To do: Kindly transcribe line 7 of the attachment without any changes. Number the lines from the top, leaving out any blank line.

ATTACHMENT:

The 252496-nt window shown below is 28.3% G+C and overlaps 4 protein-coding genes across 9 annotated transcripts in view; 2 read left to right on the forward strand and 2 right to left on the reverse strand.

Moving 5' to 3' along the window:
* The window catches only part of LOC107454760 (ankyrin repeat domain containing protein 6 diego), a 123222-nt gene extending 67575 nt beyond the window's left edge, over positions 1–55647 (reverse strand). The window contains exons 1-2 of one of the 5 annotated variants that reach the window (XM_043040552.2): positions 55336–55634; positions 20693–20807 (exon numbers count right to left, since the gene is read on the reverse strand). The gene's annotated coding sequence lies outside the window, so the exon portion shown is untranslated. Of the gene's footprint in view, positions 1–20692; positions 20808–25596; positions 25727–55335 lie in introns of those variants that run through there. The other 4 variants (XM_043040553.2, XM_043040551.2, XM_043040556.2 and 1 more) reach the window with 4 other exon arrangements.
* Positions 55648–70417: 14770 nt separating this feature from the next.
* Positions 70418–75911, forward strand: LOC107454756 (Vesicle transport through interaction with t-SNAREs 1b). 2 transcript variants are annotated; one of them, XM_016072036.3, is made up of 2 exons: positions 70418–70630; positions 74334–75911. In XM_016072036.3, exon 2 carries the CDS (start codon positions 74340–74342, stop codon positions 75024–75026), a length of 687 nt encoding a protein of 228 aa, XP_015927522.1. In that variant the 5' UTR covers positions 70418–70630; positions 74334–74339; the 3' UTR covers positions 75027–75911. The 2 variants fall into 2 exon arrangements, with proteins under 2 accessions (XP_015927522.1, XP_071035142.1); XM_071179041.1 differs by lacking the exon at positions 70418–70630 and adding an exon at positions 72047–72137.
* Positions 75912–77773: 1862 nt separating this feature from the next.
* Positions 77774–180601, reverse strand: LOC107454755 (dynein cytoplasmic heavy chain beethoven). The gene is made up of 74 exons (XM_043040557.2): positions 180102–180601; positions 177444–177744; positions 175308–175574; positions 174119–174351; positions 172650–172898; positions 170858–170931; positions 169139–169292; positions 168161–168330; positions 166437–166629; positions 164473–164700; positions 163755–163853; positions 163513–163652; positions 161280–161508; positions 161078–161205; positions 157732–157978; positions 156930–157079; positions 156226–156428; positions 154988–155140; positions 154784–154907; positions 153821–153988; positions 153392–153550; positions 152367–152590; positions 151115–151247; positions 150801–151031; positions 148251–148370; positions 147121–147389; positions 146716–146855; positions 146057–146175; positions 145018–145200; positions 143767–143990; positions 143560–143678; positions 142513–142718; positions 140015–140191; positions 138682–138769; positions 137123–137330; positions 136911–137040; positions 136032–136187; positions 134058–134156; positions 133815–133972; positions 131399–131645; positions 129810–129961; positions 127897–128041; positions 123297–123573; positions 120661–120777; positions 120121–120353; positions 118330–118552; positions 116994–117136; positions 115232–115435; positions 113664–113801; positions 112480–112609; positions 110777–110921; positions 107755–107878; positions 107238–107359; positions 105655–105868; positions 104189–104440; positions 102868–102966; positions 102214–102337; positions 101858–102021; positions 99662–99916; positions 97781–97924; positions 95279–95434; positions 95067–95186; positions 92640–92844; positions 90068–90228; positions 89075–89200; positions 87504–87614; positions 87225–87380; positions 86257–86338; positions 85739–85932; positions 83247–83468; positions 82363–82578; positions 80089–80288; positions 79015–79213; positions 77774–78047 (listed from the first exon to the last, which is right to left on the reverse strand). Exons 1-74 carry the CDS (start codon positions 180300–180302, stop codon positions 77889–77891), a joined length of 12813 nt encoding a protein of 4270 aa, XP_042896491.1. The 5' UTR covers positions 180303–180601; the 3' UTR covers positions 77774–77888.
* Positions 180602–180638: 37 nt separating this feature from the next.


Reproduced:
* Positions 77774–180601, reverse strand: LOC107454755 (dynein cytoplasmic heavy chain beethoven). The gene is made up of 74 exons (XM_043040557.2): positions 180102–180601; positions 177444–177744; positions 175308–175574; positions 174119–174351; positions 172650–172898; positions 170858–170931; positions 169139–169292; positions 168161–168330; positions 166437–166629; positions 164473–164700; positions 163755–163853; positions 163513–163652; positions 161280–161508; positions 161078–161205; positions 157732–157978; positions 156930–157079; positions 156226–156428; positions 154988–155140; positions 154784–154907; positions 153821–153988; positions 153392–153550; positions 152367–152590; positions 151115–151247; positions 150801–151031; positions 148251–148370; positions 147121–147389; positions 146716–146855; positions 146057–146175; positions 145018–145200; positions 143767–143990; positions 143560–143678; positions 142513–142718; positions 140015–140191; positions 138682–138769; positions 137123–137330; positions 136911–137040; positions 136032–136187; positions 134058–134156; positions 133815–133972; positions 131399–131645; positions 129810–129961; positions 127897–128041; positions 123297–123573; positions 120661–120777; positions 120121–120353; positions 118330–118552; positions 116994–117136; positions 115232–115435; positions 113664–113801; positions 112480–112609; positions 110777–110921; positions 107755–107878; positions 107238–107359; positions 105655–105868; positions 104189–104440; positions 102868–102966; positions 102214–102337; positions 101858–102021; positions 99662–99916; positions 97781–97924; positions 95279–95434; positions 95067–95186; positions 92640–92844; positions 90068–90228; positions 89075–89200; positions 87504–87614; positions 87225–87380; positions 86257–86338; positions 85739–85932; positions 83247–83468; positions 82363–82578; positions 80089–80288; positions 79015–79213; positions 77774–78047 (listed from the first exon to the last, which is right to left on the reverse strand). Exons 1-74 carry the CDS (start codon positions 180300–180302, stop codon positions 77889–77891), a joined length of 12813 nt encoding a protein of 4270 aa, XP_042896491.1. The 5' UTR covers positions 180303–180601; the 3' UTR covers positions 77774–77888.